Comment Your CV should tell prospective employers who you are - but should that include details of your religious faith?
I headhunt science grads for banks, and recently received a CV with the applicant's religion right at the top. We’ve always told people not to do this for purely pragmatic reasons. Whatever your religion, there are people who may hate you for it, or it wastes space, and it won’t help much even if they are the same faith as you. I checked that last point by asking some hiring managers whose religion I knew, and they were either indifferent or were quite offended at the idea that someone thought they’d hire them for that reason.
Also, several of our contracts with major banks explicitly forbid us from adding notes that disclose religion, age, sex, perceived sexuality, race, marital status, etc. That is of course because all the banks we deal with have the highest ethical standards in recruitment as in the rest of their business activities... and they don’t like being sued.
That's why our guide to quant careers says this quite explicitly. I genuinely believe that banking is less bigoted than most businesses. That’s based on having done time in the media, construction, manufacturing and training sectors and having noticed that government and the civil service is almost wholly run by middle-aged white blokes like me. Harriet Harman’s campaign for more jobs for middle-class white women like her is unlikely to change that.
The banking wannabe had been told by his college careers department that because he had a “Muslim sounding name” he ought to make sure people knew he wasn’t. When I heard this, I found that I didn’t have advice that I felt was good enough.
Some people’s ethics would say that I should tell him to remove this “offensive” nonsense, but my principles are that I give the best advice I can, and unless I felt that he was lying, it is not my place to screw with someone’s career just to further my social agenda.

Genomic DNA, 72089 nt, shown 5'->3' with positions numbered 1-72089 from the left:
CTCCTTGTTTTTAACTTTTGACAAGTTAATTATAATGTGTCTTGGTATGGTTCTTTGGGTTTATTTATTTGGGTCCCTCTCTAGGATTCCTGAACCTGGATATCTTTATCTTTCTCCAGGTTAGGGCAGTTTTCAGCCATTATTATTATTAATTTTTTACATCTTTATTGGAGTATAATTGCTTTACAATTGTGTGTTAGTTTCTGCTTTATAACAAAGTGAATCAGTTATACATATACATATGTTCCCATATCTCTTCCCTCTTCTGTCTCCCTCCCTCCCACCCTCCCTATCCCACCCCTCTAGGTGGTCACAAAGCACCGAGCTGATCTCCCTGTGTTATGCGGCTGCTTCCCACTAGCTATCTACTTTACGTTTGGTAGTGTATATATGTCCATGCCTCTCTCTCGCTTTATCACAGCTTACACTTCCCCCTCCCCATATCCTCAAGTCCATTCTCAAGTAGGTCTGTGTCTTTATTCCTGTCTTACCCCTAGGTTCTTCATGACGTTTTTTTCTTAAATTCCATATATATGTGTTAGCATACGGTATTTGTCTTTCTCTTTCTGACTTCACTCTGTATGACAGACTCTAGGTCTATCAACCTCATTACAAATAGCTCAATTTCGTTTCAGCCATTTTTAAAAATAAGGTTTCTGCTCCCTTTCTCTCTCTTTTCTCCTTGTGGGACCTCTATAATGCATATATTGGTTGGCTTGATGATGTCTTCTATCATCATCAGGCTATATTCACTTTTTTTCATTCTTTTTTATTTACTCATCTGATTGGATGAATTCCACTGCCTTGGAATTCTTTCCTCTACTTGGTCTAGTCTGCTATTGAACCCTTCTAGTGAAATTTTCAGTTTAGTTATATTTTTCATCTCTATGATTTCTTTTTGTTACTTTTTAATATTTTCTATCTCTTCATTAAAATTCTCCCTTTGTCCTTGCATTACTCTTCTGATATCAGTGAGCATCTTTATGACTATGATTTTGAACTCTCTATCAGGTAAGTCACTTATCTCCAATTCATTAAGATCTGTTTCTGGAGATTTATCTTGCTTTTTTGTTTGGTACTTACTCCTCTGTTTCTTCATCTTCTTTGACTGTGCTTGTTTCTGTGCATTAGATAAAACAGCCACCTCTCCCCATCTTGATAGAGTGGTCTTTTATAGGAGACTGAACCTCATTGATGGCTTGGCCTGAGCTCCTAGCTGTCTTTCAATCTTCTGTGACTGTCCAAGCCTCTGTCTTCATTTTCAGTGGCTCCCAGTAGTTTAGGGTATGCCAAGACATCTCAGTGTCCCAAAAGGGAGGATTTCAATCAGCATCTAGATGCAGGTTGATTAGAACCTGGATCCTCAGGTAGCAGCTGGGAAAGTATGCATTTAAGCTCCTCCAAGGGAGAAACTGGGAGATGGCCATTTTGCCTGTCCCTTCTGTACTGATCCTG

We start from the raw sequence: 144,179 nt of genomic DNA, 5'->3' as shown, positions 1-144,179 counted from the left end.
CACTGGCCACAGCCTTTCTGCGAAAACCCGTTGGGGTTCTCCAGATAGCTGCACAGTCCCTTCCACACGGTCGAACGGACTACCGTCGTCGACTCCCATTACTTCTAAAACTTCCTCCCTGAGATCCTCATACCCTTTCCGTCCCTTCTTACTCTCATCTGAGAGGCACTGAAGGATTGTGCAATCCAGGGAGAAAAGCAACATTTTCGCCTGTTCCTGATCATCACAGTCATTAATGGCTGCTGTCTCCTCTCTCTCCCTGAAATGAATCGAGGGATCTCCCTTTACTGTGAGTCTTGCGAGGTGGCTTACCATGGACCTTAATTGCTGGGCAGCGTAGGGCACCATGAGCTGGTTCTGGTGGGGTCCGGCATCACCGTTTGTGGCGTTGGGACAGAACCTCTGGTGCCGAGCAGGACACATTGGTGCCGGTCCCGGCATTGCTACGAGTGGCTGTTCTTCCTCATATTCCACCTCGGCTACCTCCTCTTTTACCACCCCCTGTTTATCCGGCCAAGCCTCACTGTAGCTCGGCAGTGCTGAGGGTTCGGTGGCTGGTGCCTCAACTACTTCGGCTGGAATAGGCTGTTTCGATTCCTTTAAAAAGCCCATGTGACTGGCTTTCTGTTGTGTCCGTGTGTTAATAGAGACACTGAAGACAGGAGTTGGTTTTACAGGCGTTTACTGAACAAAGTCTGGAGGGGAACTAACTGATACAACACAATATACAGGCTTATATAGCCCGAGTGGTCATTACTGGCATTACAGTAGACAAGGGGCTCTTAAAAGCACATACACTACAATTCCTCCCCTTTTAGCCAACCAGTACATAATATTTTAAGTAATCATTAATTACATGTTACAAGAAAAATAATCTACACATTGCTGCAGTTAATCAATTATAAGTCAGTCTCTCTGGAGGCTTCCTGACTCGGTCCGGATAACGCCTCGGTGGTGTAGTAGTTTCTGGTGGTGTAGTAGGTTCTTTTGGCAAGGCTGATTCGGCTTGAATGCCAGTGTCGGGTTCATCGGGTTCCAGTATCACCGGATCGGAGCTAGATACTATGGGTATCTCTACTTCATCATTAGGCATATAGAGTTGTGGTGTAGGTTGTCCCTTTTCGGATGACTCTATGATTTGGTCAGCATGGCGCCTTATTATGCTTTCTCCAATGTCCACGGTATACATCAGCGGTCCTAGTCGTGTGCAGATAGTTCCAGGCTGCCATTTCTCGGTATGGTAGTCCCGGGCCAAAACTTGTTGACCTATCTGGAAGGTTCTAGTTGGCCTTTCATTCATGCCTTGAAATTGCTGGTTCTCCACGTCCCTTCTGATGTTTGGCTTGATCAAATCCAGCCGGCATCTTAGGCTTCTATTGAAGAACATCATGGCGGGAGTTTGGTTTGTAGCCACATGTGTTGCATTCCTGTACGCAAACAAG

You might feel that the idea of a City headhunter having ethics to be quite funny, and I live with that. I want to do the best for my clients, but still don't know what I should advise.
One reason for caring about this is that on our database of highly paid bankers “Mohammed” is the most common name: a fact that surprises and upsets readers of both the Daily Mail and the Guardian. This is partly driven by these candidates' (on average) better education and reluctance to study dross like Media Studies or French.
I need to have an answer to the question that serves their career objectives, not mine. It is made more complex by the fact that I get more bitching from overt Christians about their treatment than Muslims, non-white people and women put together. That may be sampling error, but more likely reflects the education of the people in banks these days.
To do the research I did for the “don’t ask don’t tell” advice I had to talk to managers that I knew well enough to get a straight answer. If I had asked HR they would have sharply told me in no uncertain terms that they were equal opportunity employers. And most genuinely mean it.
A couple of years back we ran a big graduate careers event for a huge bank, and I casually referred to 250 graduates of Oxbridge, Warwick, QMC, and Imperial as “bright young things”. I got a glare from the HR executive that would have frozen a weaker man, and was left in no doubt that such language was unacceptable.